Friday, May 05, 2006

Comfort Music

Reader_Iam brings up the topic of comfort music over at Done With Mirrors. She writes:

And here's something that I ponder, personally: I AM "reader I am," but my refuge is music, not words. Son of a gun. What's that about? Feel free to speculate.
Music is more primal than words: it appeals directly to the senses and doesn't demand thought. When the music is right it just resonates with our more primitive selves. One can be in the moment, with no thought of future or past. That's practically the essence of comfort. But words, no matter how well crafted, require that we engage higher brain functions, and thinking is not comforting, even when it is pleasurable.

She also asks, "What music--and it could be anything----gives you comfort?"

When I was younger, Pink Floyd's One of These Days used to always cheer me up, as did Murder by Numbers by The Police. (One of The Days has exactly one line: "One of these days I'm going to cut you into little pieces.") I've always had a black sense of humor, and these songs always cheered me up. They still hold a certain nostalgic appeal.

More comfort music:
  • J. S. Bach, Brandenburg Concertos (Bach's music creates a belief that God is in His Heaven and all is right with the Universe. Perfect for those of us who love Algebra!)
  • Straus, Blue Danube Waltz (Light and joyful, in 3/4 time. It conjures up memories of the best of 19th century Europe. And spaceships.)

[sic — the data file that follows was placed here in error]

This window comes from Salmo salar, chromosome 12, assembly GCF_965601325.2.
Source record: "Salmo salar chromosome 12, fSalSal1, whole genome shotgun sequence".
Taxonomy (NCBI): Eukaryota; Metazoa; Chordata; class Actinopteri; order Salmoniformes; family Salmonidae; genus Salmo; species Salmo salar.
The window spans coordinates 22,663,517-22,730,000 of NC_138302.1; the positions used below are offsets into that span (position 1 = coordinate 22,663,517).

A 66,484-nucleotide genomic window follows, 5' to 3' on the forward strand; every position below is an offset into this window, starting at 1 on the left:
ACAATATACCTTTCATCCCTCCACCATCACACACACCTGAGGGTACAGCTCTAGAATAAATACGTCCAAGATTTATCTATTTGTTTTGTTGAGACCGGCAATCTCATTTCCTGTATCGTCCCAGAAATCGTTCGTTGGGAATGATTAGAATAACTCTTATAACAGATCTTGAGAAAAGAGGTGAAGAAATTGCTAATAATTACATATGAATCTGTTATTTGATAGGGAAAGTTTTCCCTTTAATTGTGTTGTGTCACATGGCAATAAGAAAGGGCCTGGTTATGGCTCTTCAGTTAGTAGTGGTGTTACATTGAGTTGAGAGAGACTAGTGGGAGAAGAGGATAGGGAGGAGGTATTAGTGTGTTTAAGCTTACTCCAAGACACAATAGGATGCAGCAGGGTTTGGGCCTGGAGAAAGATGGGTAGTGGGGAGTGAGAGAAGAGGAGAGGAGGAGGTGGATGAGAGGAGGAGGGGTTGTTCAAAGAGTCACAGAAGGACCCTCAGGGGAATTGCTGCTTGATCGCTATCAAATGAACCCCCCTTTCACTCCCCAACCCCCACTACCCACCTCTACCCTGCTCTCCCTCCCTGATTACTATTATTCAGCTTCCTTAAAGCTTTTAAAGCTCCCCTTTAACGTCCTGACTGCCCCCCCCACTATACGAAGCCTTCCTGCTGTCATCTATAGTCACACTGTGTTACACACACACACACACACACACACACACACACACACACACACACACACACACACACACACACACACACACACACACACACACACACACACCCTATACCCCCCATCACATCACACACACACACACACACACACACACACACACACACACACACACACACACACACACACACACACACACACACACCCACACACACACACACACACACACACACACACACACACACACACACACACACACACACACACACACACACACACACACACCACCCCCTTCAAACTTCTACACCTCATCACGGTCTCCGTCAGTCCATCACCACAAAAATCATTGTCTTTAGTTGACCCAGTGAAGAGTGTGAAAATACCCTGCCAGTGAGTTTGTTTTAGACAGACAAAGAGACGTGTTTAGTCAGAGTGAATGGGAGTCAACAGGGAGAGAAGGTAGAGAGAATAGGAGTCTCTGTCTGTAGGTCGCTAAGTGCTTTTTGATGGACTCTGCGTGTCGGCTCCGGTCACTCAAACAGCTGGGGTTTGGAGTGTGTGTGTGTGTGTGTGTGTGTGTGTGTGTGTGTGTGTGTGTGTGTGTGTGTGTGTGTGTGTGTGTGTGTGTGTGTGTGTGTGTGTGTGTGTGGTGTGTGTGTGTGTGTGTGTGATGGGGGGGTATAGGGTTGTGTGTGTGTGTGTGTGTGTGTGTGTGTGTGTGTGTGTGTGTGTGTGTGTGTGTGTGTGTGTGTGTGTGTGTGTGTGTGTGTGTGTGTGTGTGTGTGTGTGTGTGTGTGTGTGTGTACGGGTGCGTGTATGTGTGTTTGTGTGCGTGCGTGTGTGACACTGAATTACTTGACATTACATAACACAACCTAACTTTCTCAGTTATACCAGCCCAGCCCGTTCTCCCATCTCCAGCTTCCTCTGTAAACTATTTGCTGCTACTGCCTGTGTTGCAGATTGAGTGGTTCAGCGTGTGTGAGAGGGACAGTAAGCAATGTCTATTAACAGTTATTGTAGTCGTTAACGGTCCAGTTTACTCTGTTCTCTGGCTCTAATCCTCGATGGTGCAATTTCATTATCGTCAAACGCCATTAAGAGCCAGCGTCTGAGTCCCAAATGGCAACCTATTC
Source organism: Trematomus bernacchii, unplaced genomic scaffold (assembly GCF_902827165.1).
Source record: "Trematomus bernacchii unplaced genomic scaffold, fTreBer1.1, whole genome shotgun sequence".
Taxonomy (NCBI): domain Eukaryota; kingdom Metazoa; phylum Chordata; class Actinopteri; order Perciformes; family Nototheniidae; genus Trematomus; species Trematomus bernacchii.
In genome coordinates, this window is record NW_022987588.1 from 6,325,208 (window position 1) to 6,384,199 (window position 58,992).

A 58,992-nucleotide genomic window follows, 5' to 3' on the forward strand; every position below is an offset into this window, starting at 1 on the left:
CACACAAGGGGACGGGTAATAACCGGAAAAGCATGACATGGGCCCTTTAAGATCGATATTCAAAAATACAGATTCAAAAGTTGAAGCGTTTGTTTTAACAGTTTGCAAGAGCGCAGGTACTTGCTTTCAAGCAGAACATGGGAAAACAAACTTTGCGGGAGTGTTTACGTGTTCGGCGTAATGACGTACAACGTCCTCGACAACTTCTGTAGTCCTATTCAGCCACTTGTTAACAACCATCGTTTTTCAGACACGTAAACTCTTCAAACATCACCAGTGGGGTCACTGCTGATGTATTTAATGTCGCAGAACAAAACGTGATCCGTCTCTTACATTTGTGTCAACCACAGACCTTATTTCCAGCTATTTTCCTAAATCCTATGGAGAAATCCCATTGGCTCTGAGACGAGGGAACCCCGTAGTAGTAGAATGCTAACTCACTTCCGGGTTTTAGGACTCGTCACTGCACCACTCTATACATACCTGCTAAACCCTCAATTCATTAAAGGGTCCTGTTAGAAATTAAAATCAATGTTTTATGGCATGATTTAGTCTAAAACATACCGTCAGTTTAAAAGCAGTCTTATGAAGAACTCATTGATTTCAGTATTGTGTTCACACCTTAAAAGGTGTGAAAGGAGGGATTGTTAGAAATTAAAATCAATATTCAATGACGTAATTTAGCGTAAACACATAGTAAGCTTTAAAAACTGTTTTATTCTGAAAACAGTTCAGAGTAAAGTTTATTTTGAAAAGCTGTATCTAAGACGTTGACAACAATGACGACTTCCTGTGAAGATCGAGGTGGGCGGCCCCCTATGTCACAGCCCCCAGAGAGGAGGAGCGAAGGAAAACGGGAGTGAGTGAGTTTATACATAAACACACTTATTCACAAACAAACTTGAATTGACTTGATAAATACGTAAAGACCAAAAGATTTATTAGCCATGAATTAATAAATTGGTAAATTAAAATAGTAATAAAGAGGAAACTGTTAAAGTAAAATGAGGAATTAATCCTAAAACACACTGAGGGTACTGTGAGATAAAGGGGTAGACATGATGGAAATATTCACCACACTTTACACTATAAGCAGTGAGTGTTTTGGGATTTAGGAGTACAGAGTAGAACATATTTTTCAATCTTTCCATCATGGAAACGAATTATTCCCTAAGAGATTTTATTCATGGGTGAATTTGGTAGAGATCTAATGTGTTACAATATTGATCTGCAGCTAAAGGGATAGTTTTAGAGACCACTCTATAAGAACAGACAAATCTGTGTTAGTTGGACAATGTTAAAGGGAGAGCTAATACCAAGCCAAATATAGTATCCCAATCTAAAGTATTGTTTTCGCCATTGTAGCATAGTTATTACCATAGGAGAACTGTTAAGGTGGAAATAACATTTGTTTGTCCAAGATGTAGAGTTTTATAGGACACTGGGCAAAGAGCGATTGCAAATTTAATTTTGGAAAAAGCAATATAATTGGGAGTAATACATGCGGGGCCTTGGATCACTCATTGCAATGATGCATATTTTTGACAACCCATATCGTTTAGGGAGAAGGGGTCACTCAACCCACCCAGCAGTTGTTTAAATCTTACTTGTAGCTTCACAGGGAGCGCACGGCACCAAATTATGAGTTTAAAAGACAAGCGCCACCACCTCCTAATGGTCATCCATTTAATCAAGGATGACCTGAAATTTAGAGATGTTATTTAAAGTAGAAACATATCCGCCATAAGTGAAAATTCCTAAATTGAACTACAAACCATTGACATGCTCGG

• Motorhead's album, Sacrifice (Sometimes, violence is the order of the day. You gotta problem with that?!)
  • Butthole Surfers, the first seven songs on Electriclarryland (Sometimes weirdness is the order of the day. Who better than Gibby Haines for such moods?)
  • Elastica's self-titled album Elastica (This might not count, as the lead singer actually gets me quite worked up.)
  • C. Saint-Saens, The Carnival Of The Animals: Aquarium (One of the most calming and beautiful pieces of music ever written, it never fails to put me in a dream-like state.)
  • Jimi Hendrix, Third Stone from the Sun (Brings back many memories of hot sticky Florida summers, all of them good.)

A couple of other works that I used to love have been killed by overuse in commercials in recent years: Gershwin's Rhapsody in Blue, and Beethoven's Ninth Symphony. (Yes, even the Ode to Joy can be killed off by commercial abuse.) Fortunately, I'm starting to require my love of the Ninth. And there's still the Fifth Symphony.

I may add more over the weekend as stuff comes back to me.

2 comments:

amba said...

"Comfort" is ambiguous.

The Brandenburg Concerti are exhilarating. Well, the third movements are.

Deep saxphone jazz, the kind that sounds like having a cigarette in bed on a hot night after sex and feeling your pulse beat under the drumskin of your belly. (I don't smoke anymore -- or have sex either, for that matter -- so this is pure nostalgia)

Some '80s music -- Sting, Cyndi Lauper's "Time After Time."

Gregorian chant sung in an echoey church. "The Play of Daniel." Palestrina.

When I thought "comfort music," strangely, the first thing that came to mind was a José Feliciano album from the late '60s, his version of "Light My Fire" and "Nena."

Sade.

Icepick said...

Thanks Amba, you're reminded me of something!

VW znzuwweg - a term used by chess problem composers....